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post #21 of 63
IM not going to reply anymore in the best intrest of keeping this light.

I will moderate myself,
post #22 of 63
Of course boys and men can control what they do and say, but they can't always control the direction their thoughts and penises jump (inside their trousers of course!).

What we can teach our girls is that they are being unfair to their friends and schoolmates if they dress inappropriately because it will make it difficult to concentrate in school. I think most girls want to dress fashionably rather than provocatively, but they need to understand that today's fashions are provocative. We've all heard/read stories about boys having to hide erections when they get up from their seats. I'm not sure all girls understand the effect they're having.

I think it is totally appropriate to talk to the school about your concerns (without naming a specific child) and have them address the kids during health class or whenever.
post #23 of 63
Well thank the gods I homeschool so I don't have to feel obligated to censor my childs clothing lest she be an "unfair" distraction
post #24 of 63
Quote:
Originally Posted by Ruth S View Post
We've all heard/read stories about boys having to hide erections when they get up from their seats. I'm not sure all girls understand the effect they're having.
And this happens even when the girls are dressed like nuns. Boy's penises can be unpredictable. I would think we all know this.
post #25 of 63
spaghetti straps come up often as conversation.


If other students her age in her class can wear spaghetti straps then she should be allowed to too. If spaghetti straps are banned altogether than she should not.

I don't think a child should be punished for their bodies progressing at a different rate than their peers, you have no idea the complexes that can be given by telling a child who is already self conscious about their body that what they wear is wrong unless it is wrong for everyone else their age and they are not being singled out.
post #26 of 63
Quote:
Originally Posted by Ruth S View Post
Of course boys and men can control what they do and say, but they can't always control the direction their thoughts and penises jump (inside their trousers of course!).

What we can teach our girls is that they are being unfair to their friends and schoolmates if they dress inappropriately because it will make it difficult to concentrate in school. I think most girls want to dress fashionably rather than provocatively, but they need to understand that today's fashions are provocative. We've all heard/read stories about boys having to hide erections when they get up from their seats. I'm not sure all girls understand the effect they're having.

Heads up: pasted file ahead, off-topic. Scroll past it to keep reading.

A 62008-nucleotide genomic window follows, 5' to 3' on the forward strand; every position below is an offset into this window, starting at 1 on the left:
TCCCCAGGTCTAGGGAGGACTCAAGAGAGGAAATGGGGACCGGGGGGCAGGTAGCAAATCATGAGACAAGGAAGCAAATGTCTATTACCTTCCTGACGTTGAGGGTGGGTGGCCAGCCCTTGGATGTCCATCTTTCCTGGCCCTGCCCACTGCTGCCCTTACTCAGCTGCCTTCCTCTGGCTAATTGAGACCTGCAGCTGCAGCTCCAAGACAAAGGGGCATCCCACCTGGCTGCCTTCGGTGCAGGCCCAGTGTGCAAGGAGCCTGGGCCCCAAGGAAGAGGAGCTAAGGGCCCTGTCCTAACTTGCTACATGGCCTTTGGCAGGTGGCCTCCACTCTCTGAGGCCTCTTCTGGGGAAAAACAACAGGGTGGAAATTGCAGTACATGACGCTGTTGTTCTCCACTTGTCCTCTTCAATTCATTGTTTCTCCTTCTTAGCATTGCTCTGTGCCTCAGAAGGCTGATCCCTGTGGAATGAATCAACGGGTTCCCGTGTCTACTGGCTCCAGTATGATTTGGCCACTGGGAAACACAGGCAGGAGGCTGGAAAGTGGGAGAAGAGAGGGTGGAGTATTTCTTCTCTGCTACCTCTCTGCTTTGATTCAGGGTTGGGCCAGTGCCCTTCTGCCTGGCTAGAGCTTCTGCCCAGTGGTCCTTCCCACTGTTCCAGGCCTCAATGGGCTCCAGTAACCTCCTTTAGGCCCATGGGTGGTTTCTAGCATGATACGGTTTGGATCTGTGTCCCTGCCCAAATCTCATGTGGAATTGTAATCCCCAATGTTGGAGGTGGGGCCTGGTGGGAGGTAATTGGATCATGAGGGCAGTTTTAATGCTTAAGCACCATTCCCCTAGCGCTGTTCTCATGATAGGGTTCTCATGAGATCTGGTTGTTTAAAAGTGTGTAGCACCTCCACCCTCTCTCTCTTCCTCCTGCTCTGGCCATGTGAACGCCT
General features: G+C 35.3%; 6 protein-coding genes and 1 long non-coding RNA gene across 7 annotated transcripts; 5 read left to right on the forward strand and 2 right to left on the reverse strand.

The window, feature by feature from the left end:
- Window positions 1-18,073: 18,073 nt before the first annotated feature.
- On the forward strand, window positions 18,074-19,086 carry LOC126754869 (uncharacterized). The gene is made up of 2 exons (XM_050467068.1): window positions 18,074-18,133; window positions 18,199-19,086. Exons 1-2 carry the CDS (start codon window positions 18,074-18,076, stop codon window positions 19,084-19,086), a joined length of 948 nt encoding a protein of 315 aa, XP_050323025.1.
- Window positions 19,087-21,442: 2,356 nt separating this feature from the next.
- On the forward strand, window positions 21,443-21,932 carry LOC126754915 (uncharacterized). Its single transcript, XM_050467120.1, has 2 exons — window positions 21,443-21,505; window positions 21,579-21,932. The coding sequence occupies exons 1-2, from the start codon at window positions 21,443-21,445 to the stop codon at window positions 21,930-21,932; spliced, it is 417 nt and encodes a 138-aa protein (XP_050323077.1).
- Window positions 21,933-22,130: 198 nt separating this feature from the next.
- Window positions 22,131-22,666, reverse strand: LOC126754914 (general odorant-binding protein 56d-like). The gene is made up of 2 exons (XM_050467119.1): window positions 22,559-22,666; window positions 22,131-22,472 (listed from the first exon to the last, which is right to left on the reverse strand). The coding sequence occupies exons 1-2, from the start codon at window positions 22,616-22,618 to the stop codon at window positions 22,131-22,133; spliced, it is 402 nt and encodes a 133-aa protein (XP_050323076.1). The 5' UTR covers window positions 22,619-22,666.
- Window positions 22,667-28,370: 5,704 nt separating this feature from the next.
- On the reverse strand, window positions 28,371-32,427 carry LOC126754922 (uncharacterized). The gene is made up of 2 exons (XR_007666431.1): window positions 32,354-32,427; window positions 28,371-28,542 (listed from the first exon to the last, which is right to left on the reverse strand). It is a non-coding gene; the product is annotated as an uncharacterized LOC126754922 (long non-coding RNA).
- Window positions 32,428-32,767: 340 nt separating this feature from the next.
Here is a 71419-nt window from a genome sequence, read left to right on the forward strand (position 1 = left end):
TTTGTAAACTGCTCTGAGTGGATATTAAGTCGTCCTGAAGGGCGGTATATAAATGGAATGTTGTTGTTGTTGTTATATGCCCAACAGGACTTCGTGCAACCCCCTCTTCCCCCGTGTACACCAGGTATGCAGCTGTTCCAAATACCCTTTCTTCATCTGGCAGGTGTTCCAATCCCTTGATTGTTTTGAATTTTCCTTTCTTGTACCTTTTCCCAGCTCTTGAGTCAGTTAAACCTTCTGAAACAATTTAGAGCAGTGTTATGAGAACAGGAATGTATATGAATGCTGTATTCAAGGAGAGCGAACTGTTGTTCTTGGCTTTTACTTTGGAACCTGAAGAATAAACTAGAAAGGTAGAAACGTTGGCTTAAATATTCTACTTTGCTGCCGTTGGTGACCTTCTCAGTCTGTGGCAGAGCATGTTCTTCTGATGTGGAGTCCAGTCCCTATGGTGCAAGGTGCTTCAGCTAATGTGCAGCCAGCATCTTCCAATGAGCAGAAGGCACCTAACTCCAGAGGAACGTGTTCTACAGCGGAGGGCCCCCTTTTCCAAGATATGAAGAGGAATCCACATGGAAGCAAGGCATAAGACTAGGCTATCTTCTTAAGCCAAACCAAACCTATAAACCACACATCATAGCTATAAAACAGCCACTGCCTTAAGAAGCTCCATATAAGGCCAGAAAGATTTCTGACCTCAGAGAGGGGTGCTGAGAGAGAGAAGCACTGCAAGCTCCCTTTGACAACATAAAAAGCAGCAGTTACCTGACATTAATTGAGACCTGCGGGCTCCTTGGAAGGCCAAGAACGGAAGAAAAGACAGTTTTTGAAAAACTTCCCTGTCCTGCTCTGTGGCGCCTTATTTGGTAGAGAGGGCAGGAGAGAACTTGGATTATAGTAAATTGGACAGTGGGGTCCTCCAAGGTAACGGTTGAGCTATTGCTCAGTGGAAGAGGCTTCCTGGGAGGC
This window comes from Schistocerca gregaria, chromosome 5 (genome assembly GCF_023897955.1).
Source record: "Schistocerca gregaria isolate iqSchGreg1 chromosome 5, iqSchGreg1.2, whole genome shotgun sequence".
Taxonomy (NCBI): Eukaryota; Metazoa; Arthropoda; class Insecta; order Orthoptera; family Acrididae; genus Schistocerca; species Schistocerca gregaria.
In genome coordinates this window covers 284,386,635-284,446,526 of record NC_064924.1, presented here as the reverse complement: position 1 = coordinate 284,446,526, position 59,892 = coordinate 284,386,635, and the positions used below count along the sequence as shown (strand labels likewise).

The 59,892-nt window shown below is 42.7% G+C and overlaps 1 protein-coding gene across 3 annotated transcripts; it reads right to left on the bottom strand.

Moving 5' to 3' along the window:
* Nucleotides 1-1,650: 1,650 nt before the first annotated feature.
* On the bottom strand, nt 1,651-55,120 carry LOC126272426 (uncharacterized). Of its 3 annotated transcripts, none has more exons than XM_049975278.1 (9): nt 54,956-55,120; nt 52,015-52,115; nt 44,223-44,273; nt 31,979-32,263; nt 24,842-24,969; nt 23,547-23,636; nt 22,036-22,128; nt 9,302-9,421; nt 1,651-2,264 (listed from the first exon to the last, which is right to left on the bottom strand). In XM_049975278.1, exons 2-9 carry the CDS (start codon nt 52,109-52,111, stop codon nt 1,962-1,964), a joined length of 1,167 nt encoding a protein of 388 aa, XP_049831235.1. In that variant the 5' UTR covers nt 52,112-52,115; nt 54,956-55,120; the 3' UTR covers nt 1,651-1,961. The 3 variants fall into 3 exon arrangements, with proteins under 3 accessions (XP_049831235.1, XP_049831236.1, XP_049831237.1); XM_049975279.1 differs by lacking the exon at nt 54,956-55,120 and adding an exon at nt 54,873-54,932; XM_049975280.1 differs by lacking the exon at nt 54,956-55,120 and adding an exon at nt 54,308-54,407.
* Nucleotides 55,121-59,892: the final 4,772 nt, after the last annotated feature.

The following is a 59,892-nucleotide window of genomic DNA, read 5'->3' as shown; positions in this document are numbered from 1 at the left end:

I think it is totally appropriate to talk to the school about your concerns (without naming a specific child) and have them address the kids during health class or whenever.
To be honest during puberty a pretty girls face was enough to make the trooper stand at attention. What the girl wears really doesn't make a difference.

I know I've argued the other side of this debate before, but honestly the only dress code I can get behind is one that EVERYONE is held up to. I do agree that young women today probably dress too mature, but I remember when I was in school it was the same issue. So... you have to ask yourself.... Is it REALLY an issue? I don't think so, people should wear what they are comfortable in.

All that being said, if spaghetti straps are deemed appropriate for an 8 year old, and 18 years old but nothing in between? that just doesn't make sense. Just because a girl is developing should not make the clothes any more inappropriate than they were 2 years ago or that they will be any more appropriate in 8 more years.

And as for prebuscent and pubescent boys? They will be distracted by girls, or boys for that matter, during those years regardless of what the person they are fantasizing about is wearing.
post #27 of 63
I personally have never understood why spaghetti straps are so scandalous. I have worn a spaghetti strap camisole almost every day for the past, oh, 7 years, including half of high school. They're comfortable, great for layering, and incredibly versatile. It's mid May, and pushing 90 in Central Illinois. If I weren't pregnant and super bloated and not fitting an anything, I'd be wandering around in my normal spaghetti straps and shorts because that's what's comfortable and seasonably appropriate.

It bothers me quite a lot when people see a normal, simple shirt, and try to sexualize it.

As most people said, it's not anyone but her parent's place to comment on that girls' clothing. And the OP should definitely say something to her son. It's attitudes like that that make women's life hell. Because of people feeling compelled to comment on what I wear and how I look, I can't walk down the street without being harassed on a daily basis. And I'm guessing that these men's parents never told them it was wrong to comment on another person's clothing.